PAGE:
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Bad News For Giant Panda Mei Xiang At National Zoo

Patch logo Patch 5 days ago Dan Taylor
a panda bear sitting in the grass: The National Zoo has released some unfortunate news about giant panda Mei Xiang. © Photo by Chip Somodevilla/Getty Images The National Zoo has released some unfortunate news about giant panda Mei Xiang.

WASHINGTON, DC — Sorry, panda fans: there will be no baby panda at the National Zoo anytime soon. The Smithsonian has just announced that Mei Xiang, who had been exhibiting signs of pregnancy in recent months, is not pregnant after all.

Scientists, veterinarians, and animal keepers at the Smithsonian’s National Zoo and Conservation Biology Institute have determined that there is no baby in Mei Xiang's immediate future, and that she had been experiencing a pseudopregnancy over the last several months.

"Giant pandas' behavior and hormones mimic a pregnancy even if they are experiencing a pseudopregnancy," the Smithsonian said in a statement. "Reproductive scientists had been tracking Mei Xiang’s hormones since she was artificially inseminated March 28. Her levels of urinary progesterone began to rise in July indicating that she would give birth to a cub or experience the final stages of a pregnancy within 6 to 8 weeks."

However, further investigation revealed that her hormone levels are at baseline levels and her behavior is returning to normal. Also, veterinarians have not detected a developing fetus on ultrasounds, the Smithsonian notes.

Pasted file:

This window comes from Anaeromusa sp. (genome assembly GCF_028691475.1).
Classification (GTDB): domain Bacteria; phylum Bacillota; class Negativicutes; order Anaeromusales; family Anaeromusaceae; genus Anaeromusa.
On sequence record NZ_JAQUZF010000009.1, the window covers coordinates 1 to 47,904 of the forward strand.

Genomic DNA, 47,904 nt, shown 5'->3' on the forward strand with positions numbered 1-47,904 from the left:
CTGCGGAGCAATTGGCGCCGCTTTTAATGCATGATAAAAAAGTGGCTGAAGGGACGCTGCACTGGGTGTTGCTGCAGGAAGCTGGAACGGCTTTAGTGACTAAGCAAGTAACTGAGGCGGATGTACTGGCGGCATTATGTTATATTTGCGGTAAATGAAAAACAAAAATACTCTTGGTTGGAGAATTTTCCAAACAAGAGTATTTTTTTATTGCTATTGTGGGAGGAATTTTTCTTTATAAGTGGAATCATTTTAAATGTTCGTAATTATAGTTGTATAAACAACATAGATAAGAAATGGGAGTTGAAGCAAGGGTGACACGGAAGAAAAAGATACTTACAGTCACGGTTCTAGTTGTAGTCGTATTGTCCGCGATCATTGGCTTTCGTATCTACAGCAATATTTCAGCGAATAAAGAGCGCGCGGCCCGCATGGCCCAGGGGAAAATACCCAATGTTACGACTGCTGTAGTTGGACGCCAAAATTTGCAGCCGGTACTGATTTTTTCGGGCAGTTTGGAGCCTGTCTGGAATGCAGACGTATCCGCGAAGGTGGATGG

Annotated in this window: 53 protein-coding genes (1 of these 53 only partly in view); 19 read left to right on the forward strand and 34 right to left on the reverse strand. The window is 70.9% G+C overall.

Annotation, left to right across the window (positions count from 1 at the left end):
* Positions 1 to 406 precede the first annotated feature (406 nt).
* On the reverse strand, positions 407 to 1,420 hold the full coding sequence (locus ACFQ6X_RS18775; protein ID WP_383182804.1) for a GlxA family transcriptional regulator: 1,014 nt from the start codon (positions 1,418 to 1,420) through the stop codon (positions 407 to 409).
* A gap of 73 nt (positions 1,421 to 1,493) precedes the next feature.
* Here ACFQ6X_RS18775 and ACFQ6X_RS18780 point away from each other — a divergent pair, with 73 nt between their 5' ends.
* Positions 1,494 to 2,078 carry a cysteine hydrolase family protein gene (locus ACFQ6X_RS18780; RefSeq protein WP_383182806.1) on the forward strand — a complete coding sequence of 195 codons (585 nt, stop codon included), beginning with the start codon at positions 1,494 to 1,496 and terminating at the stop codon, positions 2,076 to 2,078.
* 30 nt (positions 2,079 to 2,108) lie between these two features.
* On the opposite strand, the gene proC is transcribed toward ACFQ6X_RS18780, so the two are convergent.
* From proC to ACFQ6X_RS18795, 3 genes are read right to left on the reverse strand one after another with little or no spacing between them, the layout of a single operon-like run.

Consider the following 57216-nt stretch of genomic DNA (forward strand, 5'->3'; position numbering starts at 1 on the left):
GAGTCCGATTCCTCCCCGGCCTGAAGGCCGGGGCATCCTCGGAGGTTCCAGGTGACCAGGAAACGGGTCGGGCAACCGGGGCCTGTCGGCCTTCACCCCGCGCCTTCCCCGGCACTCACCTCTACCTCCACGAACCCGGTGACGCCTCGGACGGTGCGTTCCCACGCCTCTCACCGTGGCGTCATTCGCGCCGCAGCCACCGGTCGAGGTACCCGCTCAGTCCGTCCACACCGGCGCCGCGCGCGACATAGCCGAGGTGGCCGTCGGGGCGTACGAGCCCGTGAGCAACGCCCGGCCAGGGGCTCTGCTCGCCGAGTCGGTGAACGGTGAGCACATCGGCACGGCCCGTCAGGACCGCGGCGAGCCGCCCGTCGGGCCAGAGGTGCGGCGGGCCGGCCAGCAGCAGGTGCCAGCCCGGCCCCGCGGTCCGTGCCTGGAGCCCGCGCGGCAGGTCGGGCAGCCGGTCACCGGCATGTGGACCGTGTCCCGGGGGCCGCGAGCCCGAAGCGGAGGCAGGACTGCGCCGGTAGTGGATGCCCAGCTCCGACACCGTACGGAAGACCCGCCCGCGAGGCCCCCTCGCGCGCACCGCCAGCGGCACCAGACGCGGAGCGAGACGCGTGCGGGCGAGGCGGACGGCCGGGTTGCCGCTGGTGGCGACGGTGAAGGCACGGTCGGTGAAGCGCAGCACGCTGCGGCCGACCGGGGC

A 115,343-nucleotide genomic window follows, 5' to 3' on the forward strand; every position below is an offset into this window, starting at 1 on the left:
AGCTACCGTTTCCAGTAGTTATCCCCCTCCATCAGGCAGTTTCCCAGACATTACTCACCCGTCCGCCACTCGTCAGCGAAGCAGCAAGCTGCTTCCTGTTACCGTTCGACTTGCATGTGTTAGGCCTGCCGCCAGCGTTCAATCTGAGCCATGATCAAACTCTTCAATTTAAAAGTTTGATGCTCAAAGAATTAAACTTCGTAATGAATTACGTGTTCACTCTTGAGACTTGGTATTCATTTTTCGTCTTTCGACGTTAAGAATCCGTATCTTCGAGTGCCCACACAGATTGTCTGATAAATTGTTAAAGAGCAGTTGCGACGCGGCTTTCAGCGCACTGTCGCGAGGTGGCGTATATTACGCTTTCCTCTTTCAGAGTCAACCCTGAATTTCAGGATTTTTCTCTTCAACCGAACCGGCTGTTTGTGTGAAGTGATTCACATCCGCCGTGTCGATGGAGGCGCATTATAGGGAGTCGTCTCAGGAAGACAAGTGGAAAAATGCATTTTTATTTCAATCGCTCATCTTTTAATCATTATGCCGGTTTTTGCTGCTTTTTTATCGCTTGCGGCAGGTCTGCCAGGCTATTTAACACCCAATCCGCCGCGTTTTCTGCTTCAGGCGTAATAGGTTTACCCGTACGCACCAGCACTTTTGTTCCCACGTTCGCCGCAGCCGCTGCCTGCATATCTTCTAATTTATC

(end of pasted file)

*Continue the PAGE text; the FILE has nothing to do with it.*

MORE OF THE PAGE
The National Zoo closed the panda house after staff noticed behavioral changes Aug. 7, including sensitivity to noise. Veterinarians started conducting regular ultrasounds after that.

Because the Zoo has determined that this was a pseudopregnancy, the panda house will return to normal operating hours on Wednesday.

Mei Xiang has given birth to three surviving panda cubs: Bei Bei, Tai Shan, and Bao Bao. The latter two have returned to China, and Bei Bei will also be leaving in the coming months as part of an agreement with China that stipulates all cubs born at the zoo be sent to China when they are 4 years old.

Giant pandas are considered a "vulnerable" species by the International Union for Conservation of Nature. There are an estimated 1,800 in the wild.

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